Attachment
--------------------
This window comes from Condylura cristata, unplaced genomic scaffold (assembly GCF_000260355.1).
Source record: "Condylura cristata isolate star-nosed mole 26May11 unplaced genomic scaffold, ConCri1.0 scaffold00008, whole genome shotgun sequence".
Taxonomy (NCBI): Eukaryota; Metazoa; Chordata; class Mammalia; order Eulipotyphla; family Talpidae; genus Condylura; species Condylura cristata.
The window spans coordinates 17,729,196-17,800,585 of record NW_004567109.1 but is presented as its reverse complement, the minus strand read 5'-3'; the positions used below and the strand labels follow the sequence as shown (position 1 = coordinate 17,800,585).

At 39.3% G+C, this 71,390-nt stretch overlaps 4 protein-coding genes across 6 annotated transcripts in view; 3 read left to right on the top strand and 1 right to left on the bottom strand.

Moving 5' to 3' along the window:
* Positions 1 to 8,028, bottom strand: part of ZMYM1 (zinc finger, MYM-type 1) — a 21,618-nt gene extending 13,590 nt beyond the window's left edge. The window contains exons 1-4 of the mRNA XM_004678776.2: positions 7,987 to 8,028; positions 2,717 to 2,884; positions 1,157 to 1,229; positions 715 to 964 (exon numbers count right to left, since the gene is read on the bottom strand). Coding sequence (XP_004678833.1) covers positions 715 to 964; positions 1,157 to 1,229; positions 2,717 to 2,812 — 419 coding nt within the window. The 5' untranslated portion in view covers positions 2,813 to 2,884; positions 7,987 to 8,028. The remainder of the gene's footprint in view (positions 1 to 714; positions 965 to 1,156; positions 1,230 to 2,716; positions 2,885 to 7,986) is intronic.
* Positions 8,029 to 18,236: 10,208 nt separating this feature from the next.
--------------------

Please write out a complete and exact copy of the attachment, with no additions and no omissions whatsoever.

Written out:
This window comes from Condylura cristata, unplaced genomic scaffold (assembly GCF_000260355.1).
Source record: "Condylura cristata isolate star-nosed mole 26May11 unplaced genomic scaffold, ConCri1.0 scaffold00008, whole genome shotgun sequence".
Taxonomy (NCBI): Eukaryota; Metazoa; Chordata; class Mammalia; order Eulipotyphla; family Talpidae; genus Condylura; species Condylura cristata.
The window spans coordinates 17,729,196-17,800,585 of record NW_004567109.1 but is presented as its reverse complement, the minus strand read 5'-3'; the positions used below and the strand labels follow the sequence as shown (position 1 = coordinate 17,800,585).

At 39.3% G+C, this 71,390-nt stretch overlaps 4 protein-coding genes across 6 annotated transcripts in view; 3 read left to right on the top strand and 1 right to left on the bottom strand.

Moving 5' to 3' along the window:
* Positions 1 to 8,028, bottom strand: part of ZMYM1 (zinc finger, MYM-type 1) — a 21,618-nt gene extending 13,590 nt beyond the window's left edge. The window contains exons 1-4 of the mRNA XM_004678776.2: positions 7,987 to 8,028; positions 2,717 to 2,884; positions 1,157 to 1,229; positions 715 to 964 (exon numbers count right to left, since the gene is read on the bottom strand). Coding sequence (XP_004678833.1) covers positions 715 to 964; positions 1,157 to 1,229; positions 2,717 to 2,812 — 419 coding nt within the window. The 5' untranslated portion in view covers positions 2,813 to 2,884; positions 7,987 to 8,028. The remainder of the gene's footprint in view (positions 1 to 714; positions 965 to 1,156; positions 1,230 to 2,716; positions 2,885 to 7,986) is intronic.
* Positions 8,029 to 18,236: 10,208 nt separating this feature from the next.